Ben and Penny Hewitt offer practical ways to grow nutrient-dense food on a small plot of land, and think about a farm, homestead or home as an ecosystem. Much of what the Hewitts have come to understand and embrace about their lives of deep nourishment is informed by their particular piece of land and local community in northern Vermont, but what they have gleaned is readily transferable to any place—whether you live on 4 acres, 40 acres or in a 400-square-foot studio apartment.
The Hewitts (including their two sons) maintain copious gardens, dozens of fruit and nut trees, and other perennial plantings, as well as a pick-your-own blueberry patch. In addition to these cultivated food crops, they also forage for wild edibles, process their own meat, make their own butter, and ferment, dry and can their own vegetables. Their focus is to produce nutrient-dense foods from vibrant, mineralized soils for themselves and their immediate community. They are also committed to sharing the traditional skills that support their family, helping them be self-sufficient and thrive in these uncertain times.
Much of what the Hewitts are attempting on their homestead is to close the gaps that economic separation has created in our health, spirit and skills. They use the term “practiculture” to describe the family’s work with the land—a term that encompasses the many practical life skills and philosophies they embody to create a thriving homestead, including raw-milk production, soil remediation, wildcrafting, Weston A. Price principles, bionutrient-dense farming, permaculture, agroforestry, traditional Vermont hill farming, and more. The Nourishing Homestead also includes information on deep nutrition, the importance of good fats and integrating children into the work of a homestead.
The Hewitts’ story is reminiscent of The Good Life, by Helen and Scott Nearing, and is sure to inspire a new generation of homesteaders, or anyone seeking a simpler way of life and a deeper connection to the world.
Farming without tilling has long been a goal of agriculture, yet tilling remains one of the most dominant paradigms; almost everyone does it. But tilling kills beneficial soil life, burns up organic matter, and releases carbon dioxide. If the ground could instead be prepared for planting without tilling, time and energy could be saved, soil organic matter increased, carbon sequestered, and dependence on machinery reduced.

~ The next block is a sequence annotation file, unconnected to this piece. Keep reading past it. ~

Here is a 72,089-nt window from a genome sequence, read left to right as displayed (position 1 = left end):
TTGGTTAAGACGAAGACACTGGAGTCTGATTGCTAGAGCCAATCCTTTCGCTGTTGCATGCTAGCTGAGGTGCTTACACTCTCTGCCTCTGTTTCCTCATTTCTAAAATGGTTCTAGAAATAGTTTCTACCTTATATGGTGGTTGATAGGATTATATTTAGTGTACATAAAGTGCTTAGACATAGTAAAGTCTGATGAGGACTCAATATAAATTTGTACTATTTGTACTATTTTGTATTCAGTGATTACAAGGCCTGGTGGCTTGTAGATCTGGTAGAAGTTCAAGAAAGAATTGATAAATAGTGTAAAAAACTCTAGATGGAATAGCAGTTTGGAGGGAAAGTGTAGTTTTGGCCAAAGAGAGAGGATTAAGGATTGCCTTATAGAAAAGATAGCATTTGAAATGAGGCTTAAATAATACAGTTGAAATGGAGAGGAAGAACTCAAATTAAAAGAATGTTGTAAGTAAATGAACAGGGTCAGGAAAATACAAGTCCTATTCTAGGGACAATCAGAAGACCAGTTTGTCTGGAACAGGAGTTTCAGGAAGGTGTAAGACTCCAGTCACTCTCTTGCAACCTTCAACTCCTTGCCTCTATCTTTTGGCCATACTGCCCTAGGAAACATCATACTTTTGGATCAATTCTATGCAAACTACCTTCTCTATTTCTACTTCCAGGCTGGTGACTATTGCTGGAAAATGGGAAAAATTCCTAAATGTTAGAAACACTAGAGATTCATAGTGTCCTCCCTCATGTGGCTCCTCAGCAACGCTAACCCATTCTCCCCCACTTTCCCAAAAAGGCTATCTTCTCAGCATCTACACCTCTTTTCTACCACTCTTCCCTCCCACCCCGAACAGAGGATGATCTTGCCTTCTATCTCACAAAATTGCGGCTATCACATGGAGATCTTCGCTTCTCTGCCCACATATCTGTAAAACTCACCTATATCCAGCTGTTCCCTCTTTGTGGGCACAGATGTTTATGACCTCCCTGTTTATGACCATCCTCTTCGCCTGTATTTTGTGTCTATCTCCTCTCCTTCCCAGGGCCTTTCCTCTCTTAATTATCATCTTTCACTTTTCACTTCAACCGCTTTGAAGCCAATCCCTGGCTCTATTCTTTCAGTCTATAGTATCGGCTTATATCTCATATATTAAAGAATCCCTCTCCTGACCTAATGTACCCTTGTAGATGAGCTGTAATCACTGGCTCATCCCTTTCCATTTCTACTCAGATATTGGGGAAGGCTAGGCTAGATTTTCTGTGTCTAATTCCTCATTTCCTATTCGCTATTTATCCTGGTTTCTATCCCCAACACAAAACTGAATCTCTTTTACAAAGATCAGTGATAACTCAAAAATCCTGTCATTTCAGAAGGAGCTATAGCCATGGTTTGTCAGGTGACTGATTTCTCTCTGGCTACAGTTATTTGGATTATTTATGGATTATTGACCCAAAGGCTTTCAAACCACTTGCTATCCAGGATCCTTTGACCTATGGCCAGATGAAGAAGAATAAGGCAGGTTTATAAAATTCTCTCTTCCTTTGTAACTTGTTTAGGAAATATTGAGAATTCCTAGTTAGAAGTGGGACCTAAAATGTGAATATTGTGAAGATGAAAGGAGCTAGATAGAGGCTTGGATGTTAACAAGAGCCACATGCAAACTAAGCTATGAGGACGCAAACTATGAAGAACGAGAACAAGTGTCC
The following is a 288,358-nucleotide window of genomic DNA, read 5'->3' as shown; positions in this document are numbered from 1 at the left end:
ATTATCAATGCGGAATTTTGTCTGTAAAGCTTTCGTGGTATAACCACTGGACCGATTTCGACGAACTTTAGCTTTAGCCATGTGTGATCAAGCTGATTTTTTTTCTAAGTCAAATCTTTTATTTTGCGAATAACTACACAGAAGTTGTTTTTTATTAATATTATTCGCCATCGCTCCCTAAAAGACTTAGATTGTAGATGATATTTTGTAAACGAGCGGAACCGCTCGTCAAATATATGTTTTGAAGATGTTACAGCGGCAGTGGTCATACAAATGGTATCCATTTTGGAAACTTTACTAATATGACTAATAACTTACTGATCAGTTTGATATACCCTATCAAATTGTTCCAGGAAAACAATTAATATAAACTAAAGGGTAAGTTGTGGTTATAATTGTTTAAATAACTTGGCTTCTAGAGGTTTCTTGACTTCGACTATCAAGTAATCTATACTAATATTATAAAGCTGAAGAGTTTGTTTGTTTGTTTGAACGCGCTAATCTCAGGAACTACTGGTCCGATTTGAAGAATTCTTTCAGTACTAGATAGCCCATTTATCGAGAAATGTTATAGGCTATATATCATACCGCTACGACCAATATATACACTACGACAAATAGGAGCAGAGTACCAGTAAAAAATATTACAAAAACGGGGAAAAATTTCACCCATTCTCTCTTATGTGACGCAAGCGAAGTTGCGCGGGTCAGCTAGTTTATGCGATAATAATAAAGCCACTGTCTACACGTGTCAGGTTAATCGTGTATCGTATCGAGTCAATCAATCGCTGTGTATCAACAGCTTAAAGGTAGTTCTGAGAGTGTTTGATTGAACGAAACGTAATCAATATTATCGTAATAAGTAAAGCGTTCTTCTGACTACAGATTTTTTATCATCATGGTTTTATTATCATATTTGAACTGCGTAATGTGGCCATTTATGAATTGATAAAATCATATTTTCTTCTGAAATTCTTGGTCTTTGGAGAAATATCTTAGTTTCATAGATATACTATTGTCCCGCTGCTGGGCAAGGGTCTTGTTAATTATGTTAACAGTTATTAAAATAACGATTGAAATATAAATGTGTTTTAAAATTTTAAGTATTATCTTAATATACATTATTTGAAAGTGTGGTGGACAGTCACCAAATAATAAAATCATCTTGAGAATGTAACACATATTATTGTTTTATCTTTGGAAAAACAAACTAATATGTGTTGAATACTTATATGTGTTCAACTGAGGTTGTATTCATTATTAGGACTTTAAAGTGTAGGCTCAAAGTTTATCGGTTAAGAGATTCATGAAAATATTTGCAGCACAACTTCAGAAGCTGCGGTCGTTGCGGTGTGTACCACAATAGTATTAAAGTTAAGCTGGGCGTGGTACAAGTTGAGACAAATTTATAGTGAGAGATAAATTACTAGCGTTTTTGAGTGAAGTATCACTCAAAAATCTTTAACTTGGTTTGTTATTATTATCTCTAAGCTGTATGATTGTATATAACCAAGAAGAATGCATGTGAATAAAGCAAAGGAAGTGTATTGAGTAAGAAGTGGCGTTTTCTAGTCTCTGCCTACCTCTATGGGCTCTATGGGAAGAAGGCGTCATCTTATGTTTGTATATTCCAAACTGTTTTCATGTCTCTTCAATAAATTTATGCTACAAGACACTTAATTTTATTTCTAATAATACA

Andrew Mefferd, editor of Growing for Market magazine, offers a comprehensive, farmer-developed roadmap showing how no-till farming lowers barriers to starting a small farm, reduces greenhouse gas emissions, increases efficiency and profitability, and promotes soil health.
This hands-on manual offers:
This is the only manual of its kind, specifically written for natural and small-scale farmers who wish to expand or explore chemical-free, regenerative farming methods.
The urban landscape has swallowed vast swaths of prime farmland across North America. Imagine how much more self-reliant our communities would be if 30 million acres of lawns were made productive again. Permaculture is a practical way to apply ecological design principles to food, housing, and energy systems; making growing fruits, vegetables and livestock easier and more sustainable.
The Permaculture Handbook is a step-by-step, beautifully illustrated guide to creating resilient and prosperous households and neighborhoods, complemented by extensive case studies of three successful farmsteads and market gardens. This comprehensive manual casts garden farming as both an economic opportunity and a strategy for living well with less money. It shows how, by mimicking the intelligence of nature and applying appropriate technologies such as solar and environmental design, permaculture can:
Permaculture is about working with the earth and with each other to repair the damage of industrial overreach and to enrich the living world that sustains us. The Permaculture Handbook is the definitive, practical North American guide to this revolutionary practice, and is a must-read for anyone concerned about creating food security, resilience and a legacy of abundance rather than depletion.
The book covers nearly every strategy Falk and his team have been testing at the Whole Systems Research Farm over the past decade, as well as experiments from other sites Falk has designed through his off-farm consulting business. The book includes detailed information on earthworks; gravity-fed water systems; species composition; the site-design process; site management; fuelwood hedge production and processing; human health and nutrient-dense production strategies; rapid topsoil formation and remineralization; agroforestry/silvopasture/grazing; ecosystem services, especially regarding flood mitigation; fertility management; human labor and social-systems aspects; tools/equipment/appropriate technology; and much more.